I’m very pleased to be welcoming Christoffer Carlsson to Novel Kicks. To celebrate the release of his novel, The Invisible Man from Salem (published in the UK by Scribe Books and translated by Michael Gallagher,) we will be taking part in the blog tour by reviewing the book but first, we had a chat with Christoffer about his novel, his favourite word and the three books he couldn’t live without…
Hi Christoffer. Can you tell us a little about The Invisible Man from Salem and it’s main character, Leo Junker. How did the idea originate?
The Invisible Man From Salem is part crime noir, part coming-of-age drama. It’s about two friends who come from the same place but grow to be very different people, and a story about the mysteries of friendship, love, guilt, and betrayal.
The idea really came from the work I was doing in criminology at the time. I was hired to write a PhD, based on life history interviews with a sample of juvenile delinquents born in Stockholm during the 1940s and 50s. As I began doing interviews with then in 2010, they were around 60 and had lived long and interesting lives. My interest was the field we call continuity and change in crime, that is, why did some of these juvenile offenders cease to do crime whereas others continued to offend well beyond the transition to adulthood? In other words, me interest was why some fare better than do others. As it turned out, some of the people who we – based on childhood risk factors – predicted would do bad, they did bad. But many of those we thought would do bad, actually turned out to live quite good lives. And, reversely, several of the people who we predicted would do good, actually lived quite crime-intensive lives. So, doing that work, it just got me thinking about what shapes a person’s life and, of course, the answer to that is very basic: it’s the relations we have to people and places, our location in the various dimensions of our social structure, and it is our own dreams and fears and aspirations.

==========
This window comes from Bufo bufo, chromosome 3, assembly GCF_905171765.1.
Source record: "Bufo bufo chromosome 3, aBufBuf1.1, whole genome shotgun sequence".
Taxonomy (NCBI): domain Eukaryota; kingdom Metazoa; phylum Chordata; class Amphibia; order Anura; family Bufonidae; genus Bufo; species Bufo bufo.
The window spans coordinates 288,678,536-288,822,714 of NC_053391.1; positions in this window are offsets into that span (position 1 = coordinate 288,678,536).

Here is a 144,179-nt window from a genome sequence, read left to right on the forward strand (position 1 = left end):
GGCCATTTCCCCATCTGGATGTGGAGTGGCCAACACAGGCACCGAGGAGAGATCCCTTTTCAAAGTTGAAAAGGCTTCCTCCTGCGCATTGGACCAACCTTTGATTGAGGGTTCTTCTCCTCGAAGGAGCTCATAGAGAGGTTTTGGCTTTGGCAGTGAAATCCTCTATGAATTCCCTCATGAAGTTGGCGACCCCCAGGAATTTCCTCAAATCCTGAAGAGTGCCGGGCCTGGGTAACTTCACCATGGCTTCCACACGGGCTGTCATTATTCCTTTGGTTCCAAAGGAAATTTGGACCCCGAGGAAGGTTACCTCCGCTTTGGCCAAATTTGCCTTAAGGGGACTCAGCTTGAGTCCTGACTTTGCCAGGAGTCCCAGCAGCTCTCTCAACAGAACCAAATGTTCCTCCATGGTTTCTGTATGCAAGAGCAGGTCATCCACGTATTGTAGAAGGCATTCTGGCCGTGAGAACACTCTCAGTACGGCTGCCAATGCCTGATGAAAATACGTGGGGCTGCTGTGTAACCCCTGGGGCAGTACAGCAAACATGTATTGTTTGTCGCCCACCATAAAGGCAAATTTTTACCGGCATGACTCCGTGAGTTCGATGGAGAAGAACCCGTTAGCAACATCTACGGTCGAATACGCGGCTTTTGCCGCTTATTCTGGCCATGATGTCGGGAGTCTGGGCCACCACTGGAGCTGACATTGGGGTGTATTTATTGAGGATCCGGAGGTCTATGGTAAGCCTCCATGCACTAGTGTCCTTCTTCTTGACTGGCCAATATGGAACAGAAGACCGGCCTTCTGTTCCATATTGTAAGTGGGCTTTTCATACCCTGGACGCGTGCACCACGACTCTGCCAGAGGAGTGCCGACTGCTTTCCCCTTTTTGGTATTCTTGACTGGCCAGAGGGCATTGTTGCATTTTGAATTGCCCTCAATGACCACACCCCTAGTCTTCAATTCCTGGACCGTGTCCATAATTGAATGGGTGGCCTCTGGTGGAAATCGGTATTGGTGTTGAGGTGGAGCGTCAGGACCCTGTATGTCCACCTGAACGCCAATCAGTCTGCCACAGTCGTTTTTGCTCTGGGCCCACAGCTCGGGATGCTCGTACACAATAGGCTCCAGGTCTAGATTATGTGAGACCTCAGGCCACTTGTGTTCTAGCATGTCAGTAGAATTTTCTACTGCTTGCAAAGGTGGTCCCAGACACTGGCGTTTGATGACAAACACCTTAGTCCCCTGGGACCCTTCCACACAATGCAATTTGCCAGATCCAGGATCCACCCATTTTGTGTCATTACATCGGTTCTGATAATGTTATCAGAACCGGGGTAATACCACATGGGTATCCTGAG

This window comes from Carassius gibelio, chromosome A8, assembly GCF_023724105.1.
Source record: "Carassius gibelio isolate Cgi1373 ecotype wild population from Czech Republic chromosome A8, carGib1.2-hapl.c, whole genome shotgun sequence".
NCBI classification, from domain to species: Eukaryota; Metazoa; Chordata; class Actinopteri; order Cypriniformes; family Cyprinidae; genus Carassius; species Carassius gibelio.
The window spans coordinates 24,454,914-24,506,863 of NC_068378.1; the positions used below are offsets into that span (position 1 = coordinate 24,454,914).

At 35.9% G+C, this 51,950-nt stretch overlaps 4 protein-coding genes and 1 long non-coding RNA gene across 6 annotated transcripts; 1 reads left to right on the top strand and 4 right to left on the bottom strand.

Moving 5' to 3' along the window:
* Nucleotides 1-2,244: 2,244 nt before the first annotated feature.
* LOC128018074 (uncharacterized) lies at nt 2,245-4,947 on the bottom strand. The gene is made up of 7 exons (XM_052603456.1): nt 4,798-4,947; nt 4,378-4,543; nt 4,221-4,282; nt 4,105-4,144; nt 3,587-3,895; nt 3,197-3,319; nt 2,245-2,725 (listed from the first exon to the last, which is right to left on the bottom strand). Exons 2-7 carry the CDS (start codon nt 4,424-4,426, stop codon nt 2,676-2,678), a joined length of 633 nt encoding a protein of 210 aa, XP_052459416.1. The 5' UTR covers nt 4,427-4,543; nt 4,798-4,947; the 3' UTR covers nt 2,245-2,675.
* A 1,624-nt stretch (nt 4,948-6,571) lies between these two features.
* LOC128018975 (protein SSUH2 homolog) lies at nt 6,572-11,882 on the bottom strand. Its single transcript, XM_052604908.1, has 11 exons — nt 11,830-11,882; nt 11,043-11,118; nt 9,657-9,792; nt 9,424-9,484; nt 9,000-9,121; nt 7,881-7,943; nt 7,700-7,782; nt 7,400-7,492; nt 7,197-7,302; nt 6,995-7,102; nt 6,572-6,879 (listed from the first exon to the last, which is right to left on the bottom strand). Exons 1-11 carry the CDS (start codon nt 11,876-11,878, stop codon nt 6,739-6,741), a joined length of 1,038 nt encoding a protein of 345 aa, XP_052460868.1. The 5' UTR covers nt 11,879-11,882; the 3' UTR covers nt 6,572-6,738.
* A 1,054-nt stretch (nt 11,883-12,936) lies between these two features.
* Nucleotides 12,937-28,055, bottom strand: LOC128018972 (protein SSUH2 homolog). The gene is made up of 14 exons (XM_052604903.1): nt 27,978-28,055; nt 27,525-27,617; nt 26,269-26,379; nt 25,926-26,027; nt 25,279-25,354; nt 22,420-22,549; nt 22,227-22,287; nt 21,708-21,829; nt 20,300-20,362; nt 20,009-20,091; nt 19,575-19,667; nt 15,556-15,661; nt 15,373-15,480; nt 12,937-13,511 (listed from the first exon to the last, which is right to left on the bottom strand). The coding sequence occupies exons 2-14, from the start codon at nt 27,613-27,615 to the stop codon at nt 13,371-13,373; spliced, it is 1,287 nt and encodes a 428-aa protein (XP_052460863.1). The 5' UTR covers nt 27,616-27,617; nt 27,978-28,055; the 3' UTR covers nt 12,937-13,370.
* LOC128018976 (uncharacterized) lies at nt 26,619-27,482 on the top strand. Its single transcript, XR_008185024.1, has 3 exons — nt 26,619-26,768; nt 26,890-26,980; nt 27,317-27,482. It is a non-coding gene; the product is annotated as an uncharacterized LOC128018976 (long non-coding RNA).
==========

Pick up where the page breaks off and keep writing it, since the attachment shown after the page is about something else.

I’m not claiming that I have written a criminological, fictionalized account of real lives or anything like that. I just wanted to write a crime drama based on the idea of what shapes people’s lives, and it was from it that the idea of the Leo Junker series grew.
What drew you to this genre?
Oh man, you know, I was born and bred on crime fiction. I’ve always loved it. The beauty in crime fiction is that it, when it’s done good, is much more than just a story about a crime. You know, much crime is the result of very basic dimensions of human existence. Love, friendship, greed, sex, guilt, betrayal, and various forms of drug use – all these things are very human things. But when they are taken to their extreme, the end result is sometimes crime. So when crime fiction is at its very best, it shows us what can happen when the most human elements in us go wrong. It tells us, in a sense, who we are and what we are capable of. I’m, by the way, not claiming that we are all equally prone to do murder or armed robberies; clearly, we’re not. But crime fiction can make us understand what is actually going on when such things do happen.by